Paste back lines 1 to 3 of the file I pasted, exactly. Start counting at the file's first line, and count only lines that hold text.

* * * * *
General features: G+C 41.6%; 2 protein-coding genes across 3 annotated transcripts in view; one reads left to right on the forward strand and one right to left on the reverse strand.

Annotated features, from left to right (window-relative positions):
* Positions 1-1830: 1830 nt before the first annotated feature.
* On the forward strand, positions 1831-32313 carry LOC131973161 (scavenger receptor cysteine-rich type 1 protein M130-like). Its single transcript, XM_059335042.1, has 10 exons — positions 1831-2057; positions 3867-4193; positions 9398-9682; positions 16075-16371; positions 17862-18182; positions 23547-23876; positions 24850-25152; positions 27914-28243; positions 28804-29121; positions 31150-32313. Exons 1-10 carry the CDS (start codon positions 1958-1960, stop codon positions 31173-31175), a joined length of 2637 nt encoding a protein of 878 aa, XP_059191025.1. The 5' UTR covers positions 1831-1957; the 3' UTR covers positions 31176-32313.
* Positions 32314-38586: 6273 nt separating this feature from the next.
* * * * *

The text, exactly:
General features: G+C 41.6%; 2 protein-coding genes across 3 annotated transcripts in view; one reads left to right on the forward strand and one right to left on the reverse strand.

Annotated features, from left to right (window-relative positions):
* Positions 1-1830: 1830 nt before the first annotated feature.